An inscribed Lord of the Rings
- Recently I had a chance to view a set of author-inscribed copies of the 3
volumes of The Lord of the Rings that are unknown to the Tolkien trade, as
they've been in the same private hands for fifty years. With the owner's
permission, I'm here to tell you about them.
The story as I understand it is that an American family on a sabbatical or
exchange visit for a year in Oxford around 1960 were near neighbors of the
Tolkiens and either had him over or visited him for tea one day. As the
children were enthusiastic fans of The Lord of the Rings, they asked him to
sign the family copies of the volumes and to write "Speak friend and enter"
in one of them.
Tolkien signed the recto of the loose front flyleaf (if I recall correctly)
of each volume with forms of his usual signature, with the dots underneath
his initials and an ornamental line beneath the whole. In vols. 1 and 2,
the upper diagonal of the "k" extends over the "ien"; in the more neatly
written v. 3 it does not.
Vol. 1 contains no inscription; vols. 2 and 3 have differing inscriptions
below the signature, both in Tengwar. The interesting thing is that the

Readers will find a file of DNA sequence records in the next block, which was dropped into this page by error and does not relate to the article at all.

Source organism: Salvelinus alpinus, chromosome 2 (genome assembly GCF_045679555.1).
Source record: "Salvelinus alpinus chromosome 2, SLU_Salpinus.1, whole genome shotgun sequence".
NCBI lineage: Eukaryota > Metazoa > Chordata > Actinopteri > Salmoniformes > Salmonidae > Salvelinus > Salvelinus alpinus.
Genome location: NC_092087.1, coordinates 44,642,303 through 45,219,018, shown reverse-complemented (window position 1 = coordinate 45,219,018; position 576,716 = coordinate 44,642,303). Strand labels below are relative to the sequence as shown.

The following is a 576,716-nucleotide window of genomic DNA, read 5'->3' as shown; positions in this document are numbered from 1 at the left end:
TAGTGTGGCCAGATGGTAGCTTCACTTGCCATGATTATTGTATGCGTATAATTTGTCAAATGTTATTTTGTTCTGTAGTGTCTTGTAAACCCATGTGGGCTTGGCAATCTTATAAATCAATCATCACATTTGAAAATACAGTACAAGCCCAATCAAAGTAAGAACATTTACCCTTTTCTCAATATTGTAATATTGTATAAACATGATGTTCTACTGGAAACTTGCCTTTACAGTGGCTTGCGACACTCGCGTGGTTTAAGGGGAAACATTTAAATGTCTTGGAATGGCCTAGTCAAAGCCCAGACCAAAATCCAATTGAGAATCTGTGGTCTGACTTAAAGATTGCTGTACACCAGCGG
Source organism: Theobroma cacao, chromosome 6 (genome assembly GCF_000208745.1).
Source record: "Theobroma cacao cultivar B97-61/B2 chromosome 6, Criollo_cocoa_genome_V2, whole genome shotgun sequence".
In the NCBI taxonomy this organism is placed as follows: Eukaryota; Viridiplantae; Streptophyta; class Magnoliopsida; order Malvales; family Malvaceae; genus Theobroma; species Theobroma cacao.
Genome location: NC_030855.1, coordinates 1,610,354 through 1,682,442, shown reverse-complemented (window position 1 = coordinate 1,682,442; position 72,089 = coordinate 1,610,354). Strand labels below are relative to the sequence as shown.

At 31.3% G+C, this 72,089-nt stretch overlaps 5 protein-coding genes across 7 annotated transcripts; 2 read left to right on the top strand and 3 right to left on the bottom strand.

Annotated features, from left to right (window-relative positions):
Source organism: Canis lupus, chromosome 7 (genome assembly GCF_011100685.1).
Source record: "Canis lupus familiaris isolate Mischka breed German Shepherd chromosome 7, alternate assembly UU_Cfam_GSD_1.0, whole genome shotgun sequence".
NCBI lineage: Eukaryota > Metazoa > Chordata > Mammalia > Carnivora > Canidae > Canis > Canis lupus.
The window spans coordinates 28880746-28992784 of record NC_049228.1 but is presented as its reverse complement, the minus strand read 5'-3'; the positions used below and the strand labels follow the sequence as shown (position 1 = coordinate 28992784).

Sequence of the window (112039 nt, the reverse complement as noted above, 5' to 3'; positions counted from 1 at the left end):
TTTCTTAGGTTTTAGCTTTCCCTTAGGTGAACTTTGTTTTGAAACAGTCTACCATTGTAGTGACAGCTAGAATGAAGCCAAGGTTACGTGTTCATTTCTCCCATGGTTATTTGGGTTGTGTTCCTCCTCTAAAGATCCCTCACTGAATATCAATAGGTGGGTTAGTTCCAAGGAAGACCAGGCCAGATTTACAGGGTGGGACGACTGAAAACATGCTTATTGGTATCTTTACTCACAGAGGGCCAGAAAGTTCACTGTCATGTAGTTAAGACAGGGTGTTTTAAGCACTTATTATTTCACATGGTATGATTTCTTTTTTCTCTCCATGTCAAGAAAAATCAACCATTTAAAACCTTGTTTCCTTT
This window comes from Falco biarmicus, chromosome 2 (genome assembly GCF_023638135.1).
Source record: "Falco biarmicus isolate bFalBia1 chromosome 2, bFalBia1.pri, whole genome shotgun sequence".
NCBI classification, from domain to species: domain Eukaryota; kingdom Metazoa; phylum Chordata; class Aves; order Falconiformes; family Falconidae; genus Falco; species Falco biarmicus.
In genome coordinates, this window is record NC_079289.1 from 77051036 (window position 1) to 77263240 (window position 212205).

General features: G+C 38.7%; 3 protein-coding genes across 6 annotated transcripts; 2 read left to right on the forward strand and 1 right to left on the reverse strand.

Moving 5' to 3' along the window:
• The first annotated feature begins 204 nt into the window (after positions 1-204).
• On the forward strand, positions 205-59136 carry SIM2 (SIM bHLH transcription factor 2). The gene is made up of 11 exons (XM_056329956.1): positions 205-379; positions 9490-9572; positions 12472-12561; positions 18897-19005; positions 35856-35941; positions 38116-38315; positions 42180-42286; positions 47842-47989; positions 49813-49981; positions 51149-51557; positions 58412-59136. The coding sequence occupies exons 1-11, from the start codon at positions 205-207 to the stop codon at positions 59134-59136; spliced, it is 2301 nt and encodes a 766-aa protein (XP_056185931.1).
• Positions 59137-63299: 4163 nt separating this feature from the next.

owner, who was one of the children who had the books, had no idea what they
said or which, if either, bore the requested text. I don't read Tengwar
well enough to have been able to tell him on the spot, but I took
photocopies home and was able to confirm that it is the neatly written
inscription in vol. 3 that reads "pedo mellon a minno", i.e. the westgate
inscription in Sindarin.
But what does the other one, in vol. 2, which is quite different, say?
Well, it's kind of loosely scrawled, and as I said my Tengwar is not
entirely up to snuff, but what I think it says is - in English - "For the
family Moses", Moses being their surname.
The other question the owner had is how much, if anything, the books are
worth, and there I could not help him. Maybe some of you more knowledgable
on the book trade would have some idea. They're all early printings of the
A&U publication (FR 3rd, TT 2nd, RK 1st, according to the t.p. verso). The
flyleafs are all rather strongly foxed, but the rest of the interiors are in
pretty good shape. The problem is, as the owner apologetically informed me,
that they were heavily-used reading copies for many years. The interiors
are physically intact and holding together (at least one of the folding maps
is detached, but they're all present), but the cover bindings are completely
demolished. The boards are falling off or detached altogether, and the
covers of all three spines are completely gone.
But they have these unseen signatures and inscriptions ... what do you